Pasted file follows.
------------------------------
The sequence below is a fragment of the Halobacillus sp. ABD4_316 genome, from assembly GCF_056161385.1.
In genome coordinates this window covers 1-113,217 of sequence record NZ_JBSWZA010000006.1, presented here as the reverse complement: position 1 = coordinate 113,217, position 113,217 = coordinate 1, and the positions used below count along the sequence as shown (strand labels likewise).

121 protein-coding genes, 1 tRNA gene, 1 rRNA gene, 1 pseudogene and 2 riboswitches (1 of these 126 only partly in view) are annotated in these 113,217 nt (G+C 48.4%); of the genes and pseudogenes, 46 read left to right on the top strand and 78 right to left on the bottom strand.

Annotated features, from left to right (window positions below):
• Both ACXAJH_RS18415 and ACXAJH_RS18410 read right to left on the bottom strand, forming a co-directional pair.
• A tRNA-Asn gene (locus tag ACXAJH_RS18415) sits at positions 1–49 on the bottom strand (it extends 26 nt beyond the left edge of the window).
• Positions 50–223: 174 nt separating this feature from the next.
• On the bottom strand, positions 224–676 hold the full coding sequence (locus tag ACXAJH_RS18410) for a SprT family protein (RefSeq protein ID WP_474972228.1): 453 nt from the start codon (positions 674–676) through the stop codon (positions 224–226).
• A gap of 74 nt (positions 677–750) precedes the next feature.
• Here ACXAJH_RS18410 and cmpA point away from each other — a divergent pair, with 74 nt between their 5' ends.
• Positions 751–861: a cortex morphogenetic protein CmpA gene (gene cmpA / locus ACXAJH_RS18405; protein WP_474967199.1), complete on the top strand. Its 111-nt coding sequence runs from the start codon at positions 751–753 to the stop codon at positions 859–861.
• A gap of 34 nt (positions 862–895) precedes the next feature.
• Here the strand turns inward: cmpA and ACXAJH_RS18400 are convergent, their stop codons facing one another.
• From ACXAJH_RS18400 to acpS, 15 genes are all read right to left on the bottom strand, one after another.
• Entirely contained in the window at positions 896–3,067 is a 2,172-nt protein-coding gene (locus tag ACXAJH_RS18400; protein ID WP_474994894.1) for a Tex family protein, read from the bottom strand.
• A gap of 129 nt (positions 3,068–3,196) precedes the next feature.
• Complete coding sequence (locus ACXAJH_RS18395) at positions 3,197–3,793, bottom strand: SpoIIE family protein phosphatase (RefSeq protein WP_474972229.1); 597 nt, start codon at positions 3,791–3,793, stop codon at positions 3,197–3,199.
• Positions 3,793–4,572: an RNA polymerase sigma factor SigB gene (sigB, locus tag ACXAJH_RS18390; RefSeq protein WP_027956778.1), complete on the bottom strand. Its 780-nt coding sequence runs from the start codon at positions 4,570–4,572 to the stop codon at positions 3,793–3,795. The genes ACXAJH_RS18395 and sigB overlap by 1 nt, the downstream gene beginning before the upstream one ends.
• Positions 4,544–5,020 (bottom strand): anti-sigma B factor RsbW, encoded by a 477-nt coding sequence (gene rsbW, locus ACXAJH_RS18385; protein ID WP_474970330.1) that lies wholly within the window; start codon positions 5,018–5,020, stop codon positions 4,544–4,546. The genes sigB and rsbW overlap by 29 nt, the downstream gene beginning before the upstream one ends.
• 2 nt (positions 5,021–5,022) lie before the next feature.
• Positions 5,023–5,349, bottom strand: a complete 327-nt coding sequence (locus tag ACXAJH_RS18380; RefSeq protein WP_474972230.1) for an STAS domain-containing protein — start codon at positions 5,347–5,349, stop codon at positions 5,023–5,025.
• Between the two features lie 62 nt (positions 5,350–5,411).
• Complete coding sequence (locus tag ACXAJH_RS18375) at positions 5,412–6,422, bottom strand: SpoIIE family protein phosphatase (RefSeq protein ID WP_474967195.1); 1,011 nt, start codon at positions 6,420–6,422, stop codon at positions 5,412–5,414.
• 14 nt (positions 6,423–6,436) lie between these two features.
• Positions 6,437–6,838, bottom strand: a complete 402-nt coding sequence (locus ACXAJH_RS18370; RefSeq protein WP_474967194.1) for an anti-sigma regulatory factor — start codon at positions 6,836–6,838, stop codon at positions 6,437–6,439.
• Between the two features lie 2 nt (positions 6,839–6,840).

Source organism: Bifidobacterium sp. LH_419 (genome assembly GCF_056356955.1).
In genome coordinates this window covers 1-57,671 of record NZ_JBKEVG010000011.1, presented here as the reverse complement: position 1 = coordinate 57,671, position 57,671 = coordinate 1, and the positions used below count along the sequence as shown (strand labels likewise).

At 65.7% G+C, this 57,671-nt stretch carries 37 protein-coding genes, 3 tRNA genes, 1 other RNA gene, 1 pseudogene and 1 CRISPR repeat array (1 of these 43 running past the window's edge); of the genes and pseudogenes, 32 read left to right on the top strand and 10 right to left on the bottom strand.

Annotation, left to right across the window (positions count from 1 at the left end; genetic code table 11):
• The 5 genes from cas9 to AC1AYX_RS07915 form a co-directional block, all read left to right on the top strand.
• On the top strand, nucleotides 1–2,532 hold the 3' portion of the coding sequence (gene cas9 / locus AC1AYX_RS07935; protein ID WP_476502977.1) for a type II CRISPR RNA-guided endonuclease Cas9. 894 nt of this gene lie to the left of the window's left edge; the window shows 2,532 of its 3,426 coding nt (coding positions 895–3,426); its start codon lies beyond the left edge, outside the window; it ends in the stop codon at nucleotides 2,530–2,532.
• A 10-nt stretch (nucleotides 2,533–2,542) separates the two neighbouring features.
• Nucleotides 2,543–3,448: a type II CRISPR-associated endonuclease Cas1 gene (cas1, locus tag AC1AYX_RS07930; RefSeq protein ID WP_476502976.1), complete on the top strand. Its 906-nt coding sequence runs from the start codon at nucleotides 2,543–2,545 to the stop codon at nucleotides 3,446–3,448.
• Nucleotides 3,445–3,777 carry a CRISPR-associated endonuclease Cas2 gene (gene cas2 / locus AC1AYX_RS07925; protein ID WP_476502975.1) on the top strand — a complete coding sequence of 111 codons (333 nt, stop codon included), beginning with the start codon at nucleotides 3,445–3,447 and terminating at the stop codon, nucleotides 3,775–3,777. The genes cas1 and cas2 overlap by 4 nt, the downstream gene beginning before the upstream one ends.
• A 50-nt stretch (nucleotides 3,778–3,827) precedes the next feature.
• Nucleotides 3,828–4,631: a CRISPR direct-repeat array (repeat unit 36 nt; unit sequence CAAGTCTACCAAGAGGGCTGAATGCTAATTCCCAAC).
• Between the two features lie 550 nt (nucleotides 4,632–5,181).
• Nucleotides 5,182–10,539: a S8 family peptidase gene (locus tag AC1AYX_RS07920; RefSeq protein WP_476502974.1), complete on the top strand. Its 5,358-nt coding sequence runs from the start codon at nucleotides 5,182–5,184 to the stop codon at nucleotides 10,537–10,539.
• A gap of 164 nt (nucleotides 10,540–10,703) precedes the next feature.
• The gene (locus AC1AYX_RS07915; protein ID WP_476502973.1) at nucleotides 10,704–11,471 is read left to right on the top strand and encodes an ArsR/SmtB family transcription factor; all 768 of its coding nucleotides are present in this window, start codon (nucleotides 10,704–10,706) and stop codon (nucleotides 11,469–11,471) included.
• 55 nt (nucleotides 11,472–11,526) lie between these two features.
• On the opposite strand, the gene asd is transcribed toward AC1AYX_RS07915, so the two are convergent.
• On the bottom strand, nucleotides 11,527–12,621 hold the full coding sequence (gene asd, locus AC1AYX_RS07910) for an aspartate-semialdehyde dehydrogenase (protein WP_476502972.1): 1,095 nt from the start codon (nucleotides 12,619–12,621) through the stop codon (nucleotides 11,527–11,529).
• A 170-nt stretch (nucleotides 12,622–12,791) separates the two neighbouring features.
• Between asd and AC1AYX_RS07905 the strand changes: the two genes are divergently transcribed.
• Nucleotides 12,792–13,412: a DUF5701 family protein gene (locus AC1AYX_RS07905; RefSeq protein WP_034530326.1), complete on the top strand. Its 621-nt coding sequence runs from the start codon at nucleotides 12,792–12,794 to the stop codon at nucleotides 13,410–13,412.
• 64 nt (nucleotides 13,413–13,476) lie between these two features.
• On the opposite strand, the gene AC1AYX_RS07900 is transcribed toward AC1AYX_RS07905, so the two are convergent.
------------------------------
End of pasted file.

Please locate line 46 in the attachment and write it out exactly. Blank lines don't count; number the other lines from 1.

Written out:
• Between asd and AC1AYX_RS07905 the strand changes: the two genes are divergently transcribed.